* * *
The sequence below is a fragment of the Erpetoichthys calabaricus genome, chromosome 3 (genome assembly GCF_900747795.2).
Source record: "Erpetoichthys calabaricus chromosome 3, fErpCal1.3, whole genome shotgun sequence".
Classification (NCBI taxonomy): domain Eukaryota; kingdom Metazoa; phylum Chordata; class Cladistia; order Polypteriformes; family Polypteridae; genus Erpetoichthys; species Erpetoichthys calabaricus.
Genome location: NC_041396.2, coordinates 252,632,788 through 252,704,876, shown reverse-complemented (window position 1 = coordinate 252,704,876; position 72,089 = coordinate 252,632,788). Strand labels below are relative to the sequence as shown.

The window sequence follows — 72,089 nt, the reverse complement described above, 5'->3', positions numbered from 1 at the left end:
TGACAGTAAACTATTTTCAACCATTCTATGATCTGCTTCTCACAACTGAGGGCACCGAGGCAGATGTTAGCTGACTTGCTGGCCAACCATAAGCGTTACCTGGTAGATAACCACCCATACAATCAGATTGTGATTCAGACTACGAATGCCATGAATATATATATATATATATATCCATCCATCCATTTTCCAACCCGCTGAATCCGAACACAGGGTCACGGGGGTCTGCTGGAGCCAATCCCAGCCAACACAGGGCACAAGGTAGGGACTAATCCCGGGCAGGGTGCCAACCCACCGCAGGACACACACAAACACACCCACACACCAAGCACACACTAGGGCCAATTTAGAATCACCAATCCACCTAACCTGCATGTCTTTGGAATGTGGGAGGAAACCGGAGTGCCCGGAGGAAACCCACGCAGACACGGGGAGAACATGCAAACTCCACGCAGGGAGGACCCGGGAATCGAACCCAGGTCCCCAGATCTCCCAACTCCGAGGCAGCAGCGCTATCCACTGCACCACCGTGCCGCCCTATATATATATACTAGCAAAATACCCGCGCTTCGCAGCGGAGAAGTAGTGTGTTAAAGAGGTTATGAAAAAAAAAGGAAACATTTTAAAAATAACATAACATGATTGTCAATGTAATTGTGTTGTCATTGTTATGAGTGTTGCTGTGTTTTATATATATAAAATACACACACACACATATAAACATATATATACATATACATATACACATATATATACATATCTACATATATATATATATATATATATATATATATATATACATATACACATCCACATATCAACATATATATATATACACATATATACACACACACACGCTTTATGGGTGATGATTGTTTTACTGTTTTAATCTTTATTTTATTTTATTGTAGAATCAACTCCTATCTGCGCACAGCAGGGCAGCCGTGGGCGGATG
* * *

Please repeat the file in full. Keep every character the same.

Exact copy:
The sequence below is a fragment of the Erpetoichthys calabaricus genome, chromosome 3 (genome assembly GCF_900747795.2).
Source record: "Erpetoichthys calabaricus chromosome 3, fErpCal1.3, whole genome shotgun sequence".
Classification (NCBI taxonomy): domain Eukaryota; kingdom Metazoa; phylum Chordata; class Cladistia; order Polypteriformes; family Polypteridae; genus Erpetoichthys; species Erpetoichthys calabaricus.
Genome location: NC_041396.2, coordinates 252,632,788 through 252,704,876, shown reverse-complemented (window position 1 = coordinate 252,704,876; position 72,089 = coordinate 252,632,788). Strand labels below are relative to the sequence as shown.

The window sequence follows — 72,089 nt, the reverse complement described above, 5'->3', positions numbered from 1 at the left end:
TGACAGTAAACTATTTTCAACCATTCTATGATCTGCTTCTCACAACTGAGGGCACCGAGGCAGATGTTAGCTGACTTGCTGGCCAACCATAAGCGTTACCTGGTAGATAACCACCCATACAATCAGATTGTGATTCAGACTACGAATGCCATGAATATATATATATATATATATCCATCCATCCATTTTCCAACCCGCTGAATCCGAACACAGGGTCACGGGGGTCTGCTGGAGCCAATCCCAGCCAACACAGGGCACAAGGTAGGGACTAATCCCGGGCAGGGTGCCAACCCACCGCAGGACACACACAAACACACCCACACACCAAGCACACACTAGGGCCAATTTAGAATCACCAATCCACCTAACCTGCATGTCTTTGGAATGTGGGAGGAAACCGGAGTGCCCGGAGGAAACCCACGCAGACACGGGGAGAACATGCAAACTCCACGCAGGGAGGACCCGGGAATCGAACCCAGGTCCCCAGATCTCCCAACTCCGAGGCAGCAGCGCTATCCACTGCACCACCGTGCCGCCCTATATATATATACTAGCAAAATACCCGCGCTTCGCAGCGGAGAAGTAGTGTGTTAAAGAGGTTATGAAAAAAAAAGGAAACATTTTAAAAATAACATAACATGATTGTCAATGTAATTGTGTTGTCATTGTTATGAGTGTTGCTGTGTTTTATATATATAAAATACACACACACACATATAAACATATATATACATATACATATACACATATATATACATATCTACATATATATATATATATATATATATATATATATATACATATACACATCCACATATCAACATATATATATATACACATATATACACACACACACGCTTTATGGGTGATGATTGTTTTACTGTTTTAATCTTTATTTTATTTTATTGTAGAATCAACTCCTATCTGCGCACAGCAGGGCAGCCGTGGGCGGATG